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Five Practical Business Tips Every Startup Should Know

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by Startacus Admin

3. Business Structure

Think about the legal format of your business, and get advice on the best one to choose. You might start off as a sole trader, but bear in mind that there are other options.

When most people start a business, they are a sole trader. This means they are the sole owner of the business and, in this type of set-up, there is no legal distinction between the owner and the business. So if the business owes money, and can't pay, the creditors can come after the business owner for repayment and the business owner is liable for these debts, so all his or her assets are at risk. 

Now, you can mitigate this risk by incorporating the business, which basically means setting up a limited company, and running the business through business basicsthe limited company. That way, if your business doesn't work out and the company can't pay its debts, you only lose the cost of your shares, which could be as little as £1. Obviously you have to have been dealing honestly with your suppliers or the court won't let you get away with it. so, for example if you ran up the debts knowing you would never be able to repay them or if you allowed suppliers to believe they were dealing with you personally, and not with a company, the court will come after you personally. So don't think that having a limited company will give you impunity from everything. Also, anyone lending money or offering credit to a company will often ask for a personal guarantee from the company owner so that they can pursue the owner if the company defaults on the repayment.

There can be tax advantages to running your business through a company, but there is also increased administration and increased costs as the accounting requirements are more onerous. The tax benefits can start to exceed the increased administration costs at profits of around £25k pa so it's something to discuss with your accountant.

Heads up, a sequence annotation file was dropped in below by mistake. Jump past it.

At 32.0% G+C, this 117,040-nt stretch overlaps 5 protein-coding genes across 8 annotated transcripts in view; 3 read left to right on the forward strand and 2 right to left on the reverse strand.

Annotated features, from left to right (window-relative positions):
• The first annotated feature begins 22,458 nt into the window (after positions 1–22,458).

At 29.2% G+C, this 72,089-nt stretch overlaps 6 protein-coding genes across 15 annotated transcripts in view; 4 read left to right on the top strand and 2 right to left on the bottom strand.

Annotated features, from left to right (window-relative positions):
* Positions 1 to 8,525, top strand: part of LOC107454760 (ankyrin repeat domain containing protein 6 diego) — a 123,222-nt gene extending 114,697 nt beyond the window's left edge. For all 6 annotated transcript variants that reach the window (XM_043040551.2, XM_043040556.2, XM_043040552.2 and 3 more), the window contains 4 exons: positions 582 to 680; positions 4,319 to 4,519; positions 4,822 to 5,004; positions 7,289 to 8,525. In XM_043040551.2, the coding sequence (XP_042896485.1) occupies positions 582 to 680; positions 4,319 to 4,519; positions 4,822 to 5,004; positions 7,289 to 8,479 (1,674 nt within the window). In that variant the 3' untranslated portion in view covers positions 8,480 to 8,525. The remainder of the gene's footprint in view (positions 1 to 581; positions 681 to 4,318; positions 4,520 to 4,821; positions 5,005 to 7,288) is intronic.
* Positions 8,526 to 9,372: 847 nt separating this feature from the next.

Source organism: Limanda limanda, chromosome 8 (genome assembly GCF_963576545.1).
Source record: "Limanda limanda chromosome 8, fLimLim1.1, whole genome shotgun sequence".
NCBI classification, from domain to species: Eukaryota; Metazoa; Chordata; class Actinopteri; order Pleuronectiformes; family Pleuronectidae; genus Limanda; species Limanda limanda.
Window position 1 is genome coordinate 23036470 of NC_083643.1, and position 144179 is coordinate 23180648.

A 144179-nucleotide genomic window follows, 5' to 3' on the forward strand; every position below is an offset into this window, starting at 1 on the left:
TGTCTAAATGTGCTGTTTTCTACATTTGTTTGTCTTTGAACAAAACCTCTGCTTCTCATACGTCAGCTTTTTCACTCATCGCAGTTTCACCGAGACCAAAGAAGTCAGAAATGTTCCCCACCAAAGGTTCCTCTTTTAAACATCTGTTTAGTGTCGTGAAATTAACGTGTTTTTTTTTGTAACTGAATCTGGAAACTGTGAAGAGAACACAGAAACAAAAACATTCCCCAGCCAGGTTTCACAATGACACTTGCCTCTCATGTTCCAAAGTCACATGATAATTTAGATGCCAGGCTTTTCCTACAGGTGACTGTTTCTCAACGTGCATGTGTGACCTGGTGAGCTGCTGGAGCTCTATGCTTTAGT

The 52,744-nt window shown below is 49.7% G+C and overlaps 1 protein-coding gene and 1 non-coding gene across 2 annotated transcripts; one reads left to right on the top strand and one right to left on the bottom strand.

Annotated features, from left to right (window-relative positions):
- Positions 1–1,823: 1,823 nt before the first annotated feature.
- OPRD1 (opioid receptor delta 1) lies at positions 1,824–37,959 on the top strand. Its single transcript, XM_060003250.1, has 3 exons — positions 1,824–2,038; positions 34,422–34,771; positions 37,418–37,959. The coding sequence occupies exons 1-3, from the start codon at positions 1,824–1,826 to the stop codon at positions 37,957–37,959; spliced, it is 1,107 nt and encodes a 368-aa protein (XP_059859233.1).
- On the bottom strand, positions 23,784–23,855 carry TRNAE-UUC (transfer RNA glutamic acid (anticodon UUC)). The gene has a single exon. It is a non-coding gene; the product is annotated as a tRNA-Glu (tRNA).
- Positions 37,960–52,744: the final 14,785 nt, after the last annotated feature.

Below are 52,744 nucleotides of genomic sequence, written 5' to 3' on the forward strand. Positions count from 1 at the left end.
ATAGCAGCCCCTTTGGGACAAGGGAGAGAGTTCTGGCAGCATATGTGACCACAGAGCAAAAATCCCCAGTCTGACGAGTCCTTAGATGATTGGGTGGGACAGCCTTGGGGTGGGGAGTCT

There are other reasons for running your business through a company. Some people feel that being a company provides more credibility to potential customers. Or if you have research and development costs a company can claim tax credits which an unincorporated business can't.

If you are going into business with someone else, it is important to agree, in as much detail as possible, and preferably in writing in a partnership agreement, exactly what is expected of each partner; things like their respective responsibilities and profit shares. An agreement can be a very informal thing but the more complete it is and the more detail it contains, the more it will help you settle disputes or even better, avoid them in the first place. You can download simple partnership agreement from the internet, but if there is lot at stake, you should consider having it drawn up by a lawyer.

 When there are two or more people are in business together and  the business is not incorporated, then that business is a partnership, and the partners can decide how to split the profits of the partnership between them. And they can decide that whenever they want. They really should be deciding as early as possible. If their business is incorporated however, profits must be split in the same proportion as the shares. So if two business owners each hold 50% of the shares, then the profits must be split 50:50. They can take different salaries, but once you start taking anything other than very small salaries, you have to pay National Insurance which is obviously more money out of the door and less money for the business owners.


Practical Business Tips Every Start Up Should Know...Continued on Page 3

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Published on: 10th August 2014

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